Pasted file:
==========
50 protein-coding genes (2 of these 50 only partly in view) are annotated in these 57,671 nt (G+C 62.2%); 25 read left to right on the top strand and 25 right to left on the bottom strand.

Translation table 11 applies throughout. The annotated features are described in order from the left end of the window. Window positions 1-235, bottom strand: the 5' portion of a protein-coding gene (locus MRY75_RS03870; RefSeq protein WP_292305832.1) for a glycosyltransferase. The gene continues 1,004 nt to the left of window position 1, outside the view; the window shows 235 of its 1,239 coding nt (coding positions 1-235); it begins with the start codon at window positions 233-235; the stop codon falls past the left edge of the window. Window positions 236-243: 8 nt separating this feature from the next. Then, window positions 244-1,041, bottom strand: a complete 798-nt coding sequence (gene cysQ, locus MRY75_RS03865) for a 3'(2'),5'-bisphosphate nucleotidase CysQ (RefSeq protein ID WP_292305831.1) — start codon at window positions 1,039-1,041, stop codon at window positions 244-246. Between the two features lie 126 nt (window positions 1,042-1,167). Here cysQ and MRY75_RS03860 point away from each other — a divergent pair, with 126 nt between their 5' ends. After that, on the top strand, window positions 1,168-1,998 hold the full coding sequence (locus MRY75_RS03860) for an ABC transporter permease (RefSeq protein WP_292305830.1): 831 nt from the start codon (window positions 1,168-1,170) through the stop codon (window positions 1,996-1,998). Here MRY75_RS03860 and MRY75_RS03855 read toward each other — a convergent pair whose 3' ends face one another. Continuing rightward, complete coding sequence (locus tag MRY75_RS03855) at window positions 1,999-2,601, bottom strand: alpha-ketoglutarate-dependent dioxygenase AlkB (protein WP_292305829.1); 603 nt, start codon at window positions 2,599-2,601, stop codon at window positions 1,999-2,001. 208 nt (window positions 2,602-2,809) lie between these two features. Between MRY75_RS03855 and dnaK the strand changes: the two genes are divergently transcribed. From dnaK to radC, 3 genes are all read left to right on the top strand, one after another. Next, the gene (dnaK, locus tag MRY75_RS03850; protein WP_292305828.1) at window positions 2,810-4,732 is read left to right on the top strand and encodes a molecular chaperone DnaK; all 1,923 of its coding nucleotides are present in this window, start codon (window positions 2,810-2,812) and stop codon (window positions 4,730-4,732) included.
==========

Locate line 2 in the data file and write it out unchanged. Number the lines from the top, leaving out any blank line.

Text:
Translation table 11 applies throughout. The annotated features are described in order from the left end of the window. Window positions 1-235, bottom strand: the 5' portion of a protein-coding gene (locus MRY75_RS03870; RefSeq protein WP_292305832.1) for a glycosyltransferase. The gene continues 1,004 nt to the left of window position 1, outside the view; the window shows 235 of its 1,239 coding nt (coding positions 1-235); it begins with the start codon at window positions 233-235; the stop codon falls past the left edge of the window. Window positions 236-243: 8 nt separating this feature from the next. Then, window positions 244-1,041, bottom strand: a complete 798-nt coding sequence (gene cysQ, locus MRY75_RS03865) for a 3'(2'),5'-bisphosphate nucleotidase CysQ (RefSeq protein ID WP_292305831.1) — start codon at window positions 1,039-1,041, stop codon at window positions 244-246. Between the two features lie 126 nt (window positions 1,042-1,167). Here cysQ and MRY75_RS03860 point away from each other — a divergent pair, with 126 nt between their 5' ends. After that, on the top strand, window positions 1,168-1,998 hold the full coding sequence (locus MRY75_RS03860) for an ABC transporter permease (RefSeq protein WP_292305830.1): 831 nt from the start codon (window positions 1,168-1,170) through the stop codon (window positions 1,996-1,998). Here MRY75_RS03860 and MRY75_RS03855 read toward each other — a convergent pair whose 3' ends face one another. Continuing rightward, complete coding sequence (locus tag MRY75_RS03855) at window positions 1,999-2,601, bottom strand: alpha-ketoglutarate-dependent dioxygenase AlkB (protein WP_292305829.1); 603 nt, start codon at window positions 2,599-2,601, stop codon at window positions 1,999-2,001. 208 nt (window positions 2,602-2,809) lie between these two features. Between MRY75_RS03855 and dnaK the strand changes: the two genes are divergently transcribed. From dnaK to radC, 3 genes are all read left to right on the top strand, one after another. Next, the gene (dnaK, locus tag MRY75_RS03850; protein WP_292305828.1) at window positions 2,810-4,732 is read left to right on the top strand and encodes a molecular chaperone DnaK; all 1,923 of its coding nucleotides are present in this window, start codon (window positions 2,810-2,812) and stop codon (window positions 4,730-4,732) included.